An interesting idea: I stuck velcro to the back of the Clix2, and then accopanying pieces of velcro on my desk and in my car so that I can stick it various places. Works great!

I highly recommend this player.
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on October 5, 2008
I bought this player in Jan 08 because I was going to be working in the bush where there was no radio or TV (Gawd what is this world coming to?) Anyway, I plunked in 1200 songs and hit the road. Actually that's what the player kept doing. That was because I couldn't get a holder for the player and it kept falling out of my shirt pocket everytime I bent over.
Here's the good:
1. The player is easy to use albeit it took a bit to get used to. The click on each side of the player works well.
2. The battery lasted all day at work without problems.
3. Lots of capacity

The Not so good:
1. It took some time to figure out all the controls like repeat etc, even after using downloaded manual.
2. Can't complain about the I Clix service... They have NONE! They don't answer emails and they don't even have a holder for the player.
3. I found the software difficult to manipulate. Adding the songs in the fashion I wanted to simplify retrieval was difficult.
4. Couldn't get a case for this player and it was always bouncing off the floor when it dropped out of my pocket. (tough little player)

What's even better:
I have a Motorola Razor phone with a leather case. The leather case fits the Iriver Clix 8 like a glove. Oh Happy day. Finally I can go for a bike ride and hook it onto my waist.

I purchased Shure earphones at the same time and wasn't surprised by the quality. The reproduction from the earphones was awesome.

Would I recommend this product? Absolutely!
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on March 11, 2008
This is the best player I've seen and has the highest screen quality out there(better than ipod).

It's of a high enough resolution that I've actually read books off of it and watched movies.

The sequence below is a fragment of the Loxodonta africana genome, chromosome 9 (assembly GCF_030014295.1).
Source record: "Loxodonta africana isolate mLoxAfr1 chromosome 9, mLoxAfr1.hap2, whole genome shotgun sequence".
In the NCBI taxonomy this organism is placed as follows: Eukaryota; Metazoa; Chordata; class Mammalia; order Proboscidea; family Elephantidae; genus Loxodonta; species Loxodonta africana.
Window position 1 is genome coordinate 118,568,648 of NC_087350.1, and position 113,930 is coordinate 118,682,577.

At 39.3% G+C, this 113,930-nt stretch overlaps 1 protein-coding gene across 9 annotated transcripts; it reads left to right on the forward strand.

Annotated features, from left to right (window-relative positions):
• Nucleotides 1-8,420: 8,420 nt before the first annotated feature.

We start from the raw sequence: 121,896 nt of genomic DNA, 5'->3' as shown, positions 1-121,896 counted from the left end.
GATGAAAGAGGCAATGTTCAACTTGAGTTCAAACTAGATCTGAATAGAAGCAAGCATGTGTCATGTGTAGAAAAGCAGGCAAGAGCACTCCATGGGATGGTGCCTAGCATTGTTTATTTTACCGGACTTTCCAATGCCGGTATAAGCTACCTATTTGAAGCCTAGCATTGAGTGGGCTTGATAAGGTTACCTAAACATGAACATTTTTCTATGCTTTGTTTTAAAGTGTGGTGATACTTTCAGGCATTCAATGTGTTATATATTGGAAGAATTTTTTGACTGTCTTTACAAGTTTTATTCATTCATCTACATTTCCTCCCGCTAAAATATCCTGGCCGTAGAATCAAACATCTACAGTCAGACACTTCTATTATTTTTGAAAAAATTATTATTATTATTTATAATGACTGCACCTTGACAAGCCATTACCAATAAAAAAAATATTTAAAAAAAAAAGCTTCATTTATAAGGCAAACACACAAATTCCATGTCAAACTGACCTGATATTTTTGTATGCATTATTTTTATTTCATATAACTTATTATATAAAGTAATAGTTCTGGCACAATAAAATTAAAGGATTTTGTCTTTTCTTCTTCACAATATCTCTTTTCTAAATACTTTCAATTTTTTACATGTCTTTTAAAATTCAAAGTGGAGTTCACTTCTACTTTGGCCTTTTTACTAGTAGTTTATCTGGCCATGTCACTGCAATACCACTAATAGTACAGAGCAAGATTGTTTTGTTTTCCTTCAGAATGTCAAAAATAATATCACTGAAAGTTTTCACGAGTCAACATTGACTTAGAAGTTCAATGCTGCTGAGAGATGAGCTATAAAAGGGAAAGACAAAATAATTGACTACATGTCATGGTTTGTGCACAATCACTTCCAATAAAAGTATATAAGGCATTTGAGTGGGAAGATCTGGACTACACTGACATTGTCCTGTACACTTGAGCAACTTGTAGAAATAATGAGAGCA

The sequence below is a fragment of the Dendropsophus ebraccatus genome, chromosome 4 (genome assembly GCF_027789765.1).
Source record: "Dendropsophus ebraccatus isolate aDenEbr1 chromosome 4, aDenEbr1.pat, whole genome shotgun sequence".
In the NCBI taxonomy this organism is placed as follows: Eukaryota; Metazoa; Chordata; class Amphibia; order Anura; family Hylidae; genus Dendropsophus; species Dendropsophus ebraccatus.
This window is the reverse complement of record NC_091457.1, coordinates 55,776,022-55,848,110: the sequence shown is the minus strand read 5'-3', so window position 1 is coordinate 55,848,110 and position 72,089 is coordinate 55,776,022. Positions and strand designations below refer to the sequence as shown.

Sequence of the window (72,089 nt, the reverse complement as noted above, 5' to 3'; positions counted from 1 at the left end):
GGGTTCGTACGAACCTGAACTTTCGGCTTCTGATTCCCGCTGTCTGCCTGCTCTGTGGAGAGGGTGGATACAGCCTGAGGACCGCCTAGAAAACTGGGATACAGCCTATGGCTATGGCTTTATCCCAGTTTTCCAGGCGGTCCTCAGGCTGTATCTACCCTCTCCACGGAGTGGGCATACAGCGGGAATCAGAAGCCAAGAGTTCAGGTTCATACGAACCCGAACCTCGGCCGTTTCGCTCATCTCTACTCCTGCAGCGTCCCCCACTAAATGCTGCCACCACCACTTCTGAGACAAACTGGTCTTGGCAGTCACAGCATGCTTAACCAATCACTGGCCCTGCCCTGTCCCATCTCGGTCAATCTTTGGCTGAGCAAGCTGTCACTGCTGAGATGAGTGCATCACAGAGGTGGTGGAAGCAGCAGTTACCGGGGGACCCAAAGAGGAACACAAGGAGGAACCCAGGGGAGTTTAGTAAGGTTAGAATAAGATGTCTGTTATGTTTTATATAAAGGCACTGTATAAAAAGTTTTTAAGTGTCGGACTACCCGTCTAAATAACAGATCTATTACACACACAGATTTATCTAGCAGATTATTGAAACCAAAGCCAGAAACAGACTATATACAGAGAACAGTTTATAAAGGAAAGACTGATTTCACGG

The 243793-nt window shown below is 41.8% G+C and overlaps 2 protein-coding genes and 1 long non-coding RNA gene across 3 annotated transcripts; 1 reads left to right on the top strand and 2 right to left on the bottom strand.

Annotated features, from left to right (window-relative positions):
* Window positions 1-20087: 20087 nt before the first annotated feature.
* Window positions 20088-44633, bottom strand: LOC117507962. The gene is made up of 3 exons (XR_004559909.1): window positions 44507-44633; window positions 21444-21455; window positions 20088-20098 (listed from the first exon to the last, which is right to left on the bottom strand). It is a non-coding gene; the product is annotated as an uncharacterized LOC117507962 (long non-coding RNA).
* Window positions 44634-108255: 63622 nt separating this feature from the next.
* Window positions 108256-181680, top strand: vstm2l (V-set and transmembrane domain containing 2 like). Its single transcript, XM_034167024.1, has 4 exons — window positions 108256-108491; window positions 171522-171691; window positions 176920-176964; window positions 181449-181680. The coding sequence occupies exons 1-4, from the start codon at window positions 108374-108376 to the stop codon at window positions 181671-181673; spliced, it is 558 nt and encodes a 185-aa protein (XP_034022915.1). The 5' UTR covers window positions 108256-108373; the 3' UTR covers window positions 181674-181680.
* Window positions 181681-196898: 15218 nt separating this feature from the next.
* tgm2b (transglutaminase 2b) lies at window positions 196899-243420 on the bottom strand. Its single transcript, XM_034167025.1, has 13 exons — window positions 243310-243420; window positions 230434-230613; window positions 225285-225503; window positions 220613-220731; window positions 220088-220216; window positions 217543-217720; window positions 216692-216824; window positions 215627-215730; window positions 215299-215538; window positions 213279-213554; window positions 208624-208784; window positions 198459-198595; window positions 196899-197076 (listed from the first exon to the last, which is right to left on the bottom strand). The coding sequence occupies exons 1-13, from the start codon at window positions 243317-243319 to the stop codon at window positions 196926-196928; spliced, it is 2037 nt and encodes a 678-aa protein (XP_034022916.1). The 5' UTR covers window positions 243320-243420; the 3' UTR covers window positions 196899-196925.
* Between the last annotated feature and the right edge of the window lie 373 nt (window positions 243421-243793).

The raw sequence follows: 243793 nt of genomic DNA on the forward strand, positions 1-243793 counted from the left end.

The battery life is wonderful, and unlike an ipod you can use it as a flash drive and you never need to have a program like I-tunes to store music(in many different formats) onto it and its more open source making it very customizable(I've got about 200 different Themes I've downloaded plus free flash games people make for them).

It also uses a standard mini usb port to plug so thats makes things easy as almost everyone has one of these cords lying around nowadays.

I'm very happy with the size of the device but the reason it gets 4 out of 5 stars(more like 4.7 out of 5)is because it seems like it may have a higher potential of getting physically broken than many other players,although mine has been holding up great.

Bottom line- If the 3rd generation ipod nano wasn't so guarded, forcing you to use i-tunes and only putting on it whatever they allowed you to,then it would have been close between getting one of those or getting my 8GB Iriver Clix. Since thats not the case,This is the best you can buy in my opinion.

PS- Buy a "Best Skins Ever" full body screen protector for it for about $8.00 US(IE-Toilet paper).They work great and is well worth it to keep your player looking like new.
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on May 14, 2008
I've owned it for several months now and really like it. I listen to music and lots of audio books. I'm discriminating about the sound quality and it's noticeably better than iPod. I particularly like to use my Bose Quiet Comfort's with this. Synchronization via Windows Media player is fine.

I really love the Clix interface. Pressing the sides is something I can easily do without looking, as when listening to music or a book in the night.

I don't watch video on it at all. Don't want to. The earbuds sound decent for a free set, and have a tendency to come unscrewed. I've somewhat abused them by dragging them around dangling outside the hip case I bought for the unit.

Battery life is pretty good, not great, no complaints. I like the cradle and rapid wall charger. All in all, a very easy to use, great sounding, convenient unit that stores all my music, audiobooks, and doubles as a flash drive when needed.